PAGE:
Lee's bat, speed spark 5-run inning in first game with Giants

Hicks hits 100 mph in his debut

February 28th, 2024

SCOTTSDALE, Ariz. -- had to wait a few extra days to get his first taste of Cactus League action after experiencing a bout of side soreness last week, but that didn’t stop him from hitting the ground running in his Giants debut on Tuesday.

San Francisco’s new center fielder offered a glimpse at his table-setting abilities by delivering a leadoff single that sparked a five-run bottom of the first inning in the Giants’ 10-10 tie with the Mariners at Scottsdale Stadium.

Lee, who is expected to serve as the club’s everyday leadoff hitter after signing a six-year, $113 million contract during the offseason, bounced an offspeed pitch from Mariners right-hander George Kirby through the right side for his first hit in a Giants uniform, drawing a nice applause from the 6,418 fans in attendance.

“Kirby is a very known pitcher,” Lee said via interpreter Justin Han. “He was at two strikes, and I just thought, ‘Let’s just make contact.’ It went up in a good result, thankfully.”

Lee quickly showcased his speed by taking off for second base, which may have forced an error by Seattle shortstop Ryan Bliss, who missed a chance to turn a potential double play after bobbling a grounder off the bat of Thairo Estrada. Lee then put the Giants on the board by scoring from second on LaMonte Wade Jr.’s single to center field. Patrick Bailey delivered the big blow three batters later, crushing a grand slam out to the Charro Lodge in right field to put the Giants ahead, 5-2.

“It’s been kind of a long wait,” manager Bob Melvin said of Lee. “To be delayed a little bit and then to go up there and get a hit in his first at-bat and score a run, looked pretty good to me.”

Lee grounded out in his second plate appearance and then struck out swinging against right-hander Carlos Vargas in the fourth to finish 1-for-3 at the plate. The 25-year-old batted an impressive .340/.407/.491 during his KBO career, never hitting below .318 in any of his seven seasons, though he’s still adjusting to the higher velocity from Major League pitching.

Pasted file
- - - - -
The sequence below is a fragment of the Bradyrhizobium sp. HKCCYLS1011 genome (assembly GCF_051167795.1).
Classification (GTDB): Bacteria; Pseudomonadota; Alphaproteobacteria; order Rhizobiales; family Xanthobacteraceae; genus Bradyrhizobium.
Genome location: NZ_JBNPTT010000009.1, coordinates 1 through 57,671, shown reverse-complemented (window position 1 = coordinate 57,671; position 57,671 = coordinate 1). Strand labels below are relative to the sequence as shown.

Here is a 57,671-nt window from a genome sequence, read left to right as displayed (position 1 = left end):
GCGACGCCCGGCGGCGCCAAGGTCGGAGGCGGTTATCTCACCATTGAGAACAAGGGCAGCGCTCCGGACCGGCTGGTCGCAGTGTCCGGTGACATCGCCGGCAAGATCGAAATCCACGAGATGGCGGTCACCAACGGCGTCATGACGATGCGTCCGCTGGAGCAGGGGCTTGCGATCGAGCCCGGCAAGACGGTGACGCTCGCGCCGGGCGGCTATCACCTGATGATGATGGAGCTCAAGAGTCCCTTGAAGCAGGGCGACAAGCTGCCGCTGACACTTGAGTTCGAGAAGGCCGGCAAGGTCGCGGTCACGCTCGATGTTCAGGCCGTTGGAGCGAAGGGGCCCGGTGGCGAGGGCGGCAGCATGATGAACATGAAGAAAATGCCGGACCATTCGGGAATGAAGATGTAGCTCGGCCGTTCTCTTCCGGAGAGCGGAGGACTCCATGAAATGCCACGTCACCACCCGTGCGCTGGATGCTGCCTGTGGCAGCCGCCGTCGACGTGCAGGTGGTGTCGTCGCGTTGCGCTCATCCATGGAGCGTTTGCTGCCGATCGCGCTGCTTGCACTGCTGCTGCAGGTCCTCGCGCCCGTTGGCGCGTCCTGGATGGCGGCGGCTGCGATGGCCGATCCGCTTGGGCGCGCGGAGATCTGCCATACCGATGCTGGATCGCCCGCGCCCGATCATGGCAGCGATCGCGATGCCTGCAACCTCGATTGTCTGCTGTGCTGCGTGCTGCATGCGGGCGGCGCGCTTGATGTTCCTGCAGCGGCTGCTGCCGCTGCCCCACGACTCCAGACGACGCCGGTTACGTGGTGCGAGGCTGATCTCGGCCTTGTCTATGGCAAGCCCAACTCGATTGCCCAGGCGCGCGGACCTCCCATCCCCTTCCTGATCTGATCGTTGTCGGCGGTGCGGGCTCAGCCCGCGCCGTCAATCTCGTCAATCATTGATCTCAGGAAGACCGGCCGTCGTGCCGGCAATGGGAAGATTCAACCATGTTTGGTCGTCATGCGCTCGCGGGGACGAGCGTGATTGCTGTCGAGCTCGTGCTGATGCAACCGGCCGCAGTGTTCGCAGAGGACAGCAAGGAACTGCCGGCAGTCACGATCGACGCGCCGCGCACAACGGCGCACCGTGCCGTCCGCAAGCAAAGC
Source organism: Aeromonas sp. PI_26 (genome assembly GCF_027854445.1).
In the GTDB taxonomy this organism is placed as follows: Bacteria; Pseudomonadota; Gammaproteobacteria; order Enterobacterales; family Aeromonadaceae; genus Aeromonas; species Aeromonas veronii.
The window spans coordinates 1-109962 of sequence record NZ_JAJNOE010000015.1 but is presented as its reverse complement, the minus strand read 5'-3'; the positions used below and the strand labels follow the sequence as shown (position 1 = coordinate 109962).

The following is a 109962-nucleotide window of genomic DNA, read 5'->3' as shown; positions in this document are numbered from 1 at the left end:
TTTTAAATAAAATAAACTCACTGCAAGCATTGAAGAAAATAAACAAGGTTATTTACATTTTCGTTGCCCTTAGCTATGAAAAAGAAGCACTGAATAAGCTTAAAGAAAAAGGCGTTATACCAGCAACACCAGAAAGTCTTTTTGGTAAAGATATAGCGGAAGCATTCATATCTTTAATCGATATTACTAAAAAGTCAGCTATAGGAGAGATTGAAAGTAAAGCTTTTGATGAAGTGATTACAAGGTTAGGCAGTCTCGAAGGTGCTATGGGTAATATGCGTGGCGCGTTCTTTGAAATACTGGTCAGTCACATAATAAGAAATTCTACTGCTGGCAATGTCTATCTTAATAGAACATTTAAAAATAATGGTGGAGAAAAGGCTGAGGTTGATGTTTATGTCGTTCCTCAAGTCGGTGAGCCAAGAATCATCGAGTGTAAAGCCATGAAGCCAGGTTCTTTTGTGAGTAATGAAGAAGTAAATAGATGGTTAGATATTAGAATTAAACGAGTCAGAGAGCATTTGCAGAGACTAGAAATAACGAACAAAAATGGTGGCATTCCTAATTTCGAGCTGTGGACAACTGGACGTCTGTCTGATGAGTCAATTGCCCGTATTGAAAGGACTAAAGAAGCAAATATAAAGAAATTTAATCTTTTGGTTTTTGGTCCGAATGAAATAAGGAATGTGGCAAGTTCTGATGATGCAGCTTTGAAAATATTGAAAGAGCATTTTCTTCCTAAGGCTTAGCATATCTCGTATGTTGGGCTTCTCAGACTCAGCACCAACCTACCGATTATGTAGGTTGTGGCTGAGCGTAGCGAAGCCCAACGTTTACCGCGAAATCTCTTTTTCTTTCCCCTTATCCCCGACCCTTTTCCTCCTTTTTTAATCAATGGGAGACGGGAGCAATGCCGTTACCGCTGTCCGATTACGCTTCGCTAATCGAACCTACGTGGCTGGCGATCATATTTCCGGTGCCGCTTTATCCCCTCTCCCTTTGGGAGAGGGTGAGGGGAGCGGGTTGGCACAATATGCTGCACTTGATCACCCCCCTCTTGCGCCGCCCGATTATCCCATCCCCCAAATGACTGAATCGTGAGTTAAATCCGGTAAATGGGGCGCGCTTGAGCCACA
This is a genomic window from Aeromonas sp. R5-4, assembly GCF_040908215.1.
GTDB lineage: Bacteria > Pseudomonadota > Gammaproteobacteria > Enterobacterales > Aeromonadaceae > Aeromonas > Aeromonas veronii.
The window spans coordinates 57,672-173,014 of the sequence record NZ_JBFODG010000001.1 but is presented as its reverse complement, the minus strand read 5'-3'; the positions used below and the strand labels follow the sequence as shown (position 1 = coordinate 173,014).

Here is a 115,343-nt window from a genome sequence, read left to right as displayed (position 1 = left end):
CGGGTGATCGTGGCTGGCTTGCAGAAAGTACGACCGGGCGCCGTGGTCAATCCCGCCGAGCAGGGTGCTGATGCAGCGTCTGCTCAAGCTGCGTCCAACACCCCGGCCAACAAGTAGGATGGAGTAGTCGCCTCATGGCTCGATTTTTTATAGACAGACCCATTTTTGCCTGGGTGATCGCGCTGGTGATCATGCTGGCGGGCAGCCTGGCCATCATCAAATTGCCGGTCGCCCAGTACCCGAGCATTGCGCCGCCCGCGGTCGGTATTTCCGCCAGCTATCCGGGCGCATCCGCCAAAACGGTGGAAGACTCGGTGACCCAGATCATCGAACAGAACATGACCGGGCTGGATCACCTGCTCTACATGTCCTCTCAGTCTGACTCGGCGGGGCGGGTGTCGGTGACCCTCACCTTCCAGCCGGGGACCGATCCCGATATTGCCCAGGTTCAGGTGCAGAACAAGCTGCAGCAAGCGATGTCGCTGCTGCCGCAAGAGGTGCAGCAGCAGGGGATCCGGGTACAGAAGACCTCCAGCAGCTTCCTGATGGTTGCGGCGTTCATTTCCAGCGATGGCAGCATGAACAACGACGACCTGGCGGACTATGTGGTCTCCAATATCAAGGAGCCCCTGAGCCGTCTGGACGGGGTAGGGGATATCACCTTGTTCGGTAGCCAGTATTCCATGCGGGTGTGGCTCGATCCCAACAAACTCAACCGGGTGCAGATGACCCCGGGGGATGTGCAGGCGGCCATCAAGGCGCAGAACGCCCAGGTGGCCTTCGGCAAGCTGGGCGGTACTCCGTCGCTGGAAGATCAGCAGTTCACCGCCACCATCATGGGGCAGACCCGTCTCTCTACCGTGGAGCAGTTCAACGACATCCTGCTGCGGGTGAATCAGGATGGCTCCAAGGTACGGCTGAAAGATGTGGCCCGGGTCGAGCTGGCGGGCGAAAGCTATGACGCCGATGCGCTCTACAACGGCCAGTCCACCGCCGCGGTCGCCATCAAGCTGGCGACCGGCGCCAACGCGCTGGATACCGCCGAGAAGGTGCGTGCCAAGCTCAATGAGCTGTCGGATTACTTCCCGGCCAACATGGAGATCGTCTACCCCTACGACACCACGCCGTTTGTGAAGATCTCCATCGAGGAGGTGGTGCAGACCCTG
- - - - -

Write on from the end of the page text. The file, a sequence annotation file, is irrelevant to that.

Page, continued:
“Talking about the fastballs, for sure, there is a difference,” said Lee, who also logged four innings in center field. “But I feel that the biggest difference will be the breaking ball speed. Compared to the KBO and the Major Leagues, it’s different.”

Lee wasn’t much of a basestealing threat in the KBO, swiping only 69 bags in seven seasons, though he could run more with the Giants, especially now that he’s fully recovered from the ankle surgery that forced him to miss most of the 2023 campaign.

“He definitely has some speed,” Melvin said. “He had the ankle injury, and my understanding was last year they wanted him to be a little bit more careful. But from what we've seen, there’s good foot speed, so we’re going to try to see what he can do.”

Hicks debuts

Lee wasn’t the only player who got a chance to suit up for the Giants for the first time on Tuesday.

Flamethrower also impressed in his San Francisco debut, topping out at 100 mph while giving up two runs on two hits over 1 2/3 innings in his first start of the spring. Hicks struck out four, though he also surrendered a two-run homer to Mitch Garver in the top of the first.

“I think I was a little excited,” Hicks said. “I threw a little harder than I was expecting that first inning. I looked back at the radar and it said 99, 98 [mph]. I had only hit 97s in lives, so I was probably a little happy, excited out there, and just kind of spraying a little bit to start. I feel like I locked in a little bit and made some really good pitches.”

Hicks, a converted reliever, had to grind through a 30-pitch first inning and then sat for a while due to the Giants’ extended rally against Kirby in the bottom half of the frame. His velocity dipped a bit when he returned to the mound in the second, but he was able to push it back up to the mid-90s and recorded two outs on six pitches before leaving the game.

“It was good to get that,” Hicks said. “I know it’s going to be a part of the game, just those long sits, long innings. I came out there and I think my first pitch of the second inning was 93 [mph], and then it kind of slowly worked up from there.”